August 20, 2008.
In a proceeding pursuant to Election Law § 16-102, inter alia, to invalidate a petition designating Craig M. Johnson as a candidate in a primary election to be held on September 9, 2008, for the nomination of the Working Families Party as its candidate for the public office of State Senator for the 7th Senatorial District, in which Craig M. Johnson filed a cross petition to validate certain signatures found invalid by the Nassau County Board of Elections, Craig M. Johnson appeals, as limited by his brief, from so much of a final order of the Supreme Court, Nassau County (Murphy, J.), dated August 8, 2008, as, after a hearing, granted the petition, invalidated the designating petition, restrained the Nassau County Board of Elections from placing his name on the ballot, and dismissed the cross petition as untimely.
Before: Spolzino, J.P., Ritter, Miller, Dillon and Angiolillo, JJ.
Ordered that the final order is affirmed insofar as appealed from, without costs or disbursements.
"In the absence of a legal disqualification under Judiciary Law § 14, a trial judge is the sole arbiter of the need for recusal, and his or her decision is a matter of discretion and personal conscience" ( Schwartzberg v Kingsbridge Hgts. Care Ctr, Inc., 28 AD3d 465, 466, citing People v Moreno, 70 NY2d 403, 405). The appellant failed to set forth demonstrable proof of bias sufficient to warrant the conclusion that the Supreme Court Justice's refusal to recuse herself was an improvident exercise of discretion ( see Schwartzberg v Kingsbridge Hgts. Care Ctr., Inc., 28 AD3d at 466; Modica v Modica, 15 AD3d 635, 636; Matter of Firestone v Siems, 272 AD2d 544, 545; Manhattan School of Music v Solow, 175 AD2d 106, 108-109).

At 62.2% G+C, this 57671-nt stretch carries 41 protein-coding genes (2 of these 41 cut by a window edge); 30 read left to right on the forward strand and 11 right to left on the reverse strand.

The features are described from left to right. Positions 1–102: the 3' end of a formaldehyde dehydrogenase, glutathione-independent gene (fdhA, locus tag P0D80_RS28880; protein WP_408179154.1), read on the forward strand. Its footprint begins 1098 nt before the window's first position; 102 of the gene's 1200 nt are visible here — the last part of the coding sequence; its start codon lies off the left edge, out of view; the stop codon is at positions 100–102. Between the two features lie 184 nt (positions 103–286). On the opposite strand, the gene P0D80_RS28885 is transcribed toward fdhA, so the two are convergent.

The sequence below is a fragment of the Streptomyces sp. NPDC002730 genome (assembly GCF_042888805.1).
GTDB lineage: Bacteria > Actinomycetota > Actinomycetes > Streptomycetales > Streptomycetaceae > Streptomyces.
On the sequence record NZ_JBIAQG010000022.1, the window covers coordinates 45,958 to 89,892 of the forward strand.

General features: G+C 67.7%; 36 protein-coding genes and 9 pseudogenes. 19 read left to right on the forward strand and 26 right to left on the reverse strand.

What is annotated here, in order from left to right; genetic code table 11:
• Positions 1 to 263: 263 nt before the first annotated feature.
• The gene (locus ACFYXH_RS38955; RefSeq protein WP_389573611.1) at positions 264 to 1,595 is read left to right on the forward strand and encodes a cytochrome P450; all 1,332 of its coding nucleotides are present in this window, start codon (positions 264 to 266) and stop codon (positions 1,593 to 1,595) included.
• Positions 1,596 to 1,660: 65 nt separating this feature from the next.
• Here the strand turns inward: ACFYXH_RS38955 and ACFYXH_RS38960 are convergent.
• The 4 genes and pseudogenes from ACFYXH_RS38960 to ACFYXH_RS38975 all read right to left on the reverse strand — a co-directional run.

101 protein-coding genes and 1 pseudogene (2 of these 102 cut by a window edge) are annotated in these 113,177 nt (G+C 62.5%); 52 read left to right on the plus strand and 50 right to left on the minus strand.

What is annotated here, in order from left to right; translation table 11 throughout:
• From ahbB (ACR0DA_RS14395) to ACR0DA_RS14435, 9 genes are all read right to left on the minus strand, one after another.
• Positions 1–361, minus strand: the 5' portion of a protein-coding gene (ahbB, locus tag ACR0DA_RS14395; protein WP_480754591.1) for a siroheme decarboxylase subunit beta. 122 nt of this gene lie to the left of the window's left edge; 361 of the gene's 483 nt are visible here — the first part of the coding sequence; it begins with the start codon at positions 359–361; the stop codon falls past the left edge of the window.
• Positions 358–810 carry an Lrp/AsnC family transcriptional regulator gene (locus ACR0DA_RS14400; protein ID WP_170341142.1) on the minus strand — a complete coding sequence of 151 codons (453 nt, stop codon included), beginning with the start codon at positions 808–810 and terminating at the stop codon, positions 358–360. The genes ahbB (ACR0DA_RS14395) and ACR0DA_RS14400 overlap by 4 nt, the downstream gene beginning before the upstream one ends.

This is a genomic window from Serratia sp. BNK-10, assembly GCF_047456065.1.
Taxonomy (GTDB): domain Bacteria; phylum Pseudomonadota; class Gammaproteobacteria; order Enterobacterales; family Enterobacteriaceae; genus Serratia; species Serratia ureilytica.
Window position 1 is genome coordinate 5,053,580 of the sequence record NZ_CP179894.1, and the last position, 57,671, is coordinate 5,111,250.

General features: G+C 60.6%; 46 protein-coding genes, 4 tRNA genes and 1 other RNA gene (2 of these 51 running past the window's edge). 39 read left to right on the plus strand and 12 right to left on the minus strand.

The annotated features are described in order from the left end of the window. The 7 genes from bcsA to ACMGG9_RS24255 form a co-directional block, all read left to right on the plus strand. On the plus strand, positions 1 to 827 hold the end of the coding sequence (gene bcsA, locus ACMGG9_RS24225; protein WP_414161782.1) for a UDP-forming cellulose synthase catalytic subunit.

The Supreme Court properly invalidated the 17 signatures that were witnessed by notary public Kevin Rantz and three of the signatures that were witnessed by notary public David Yellin. The record shows that Rantz and Yellin had neither taken the oaths of these signatories nor obtained any statements from them as to the truth of the statements to which they subscribed their names ( see Matter of Helfand v Meisser, 22 NY2d 762; Matter of Donnelly v Dowd, 12 NY2d 651; Matter of Leahy v O'Rourke, 307 AD2d 1008, 1009; Matter of Merrill v Adler, 253 AD2d 505; Matter of Zunno v Fein, 175 AD2d 935; Matter of Andolfi v Rohl, 83 AD2d 890; see also CPLR 2309 [b]). Consequently, the appellant's designating petition did not contain a sufficient number of valid signatures.
In light of the foregoing, the appellant's remaining contentions do not warrant reversal.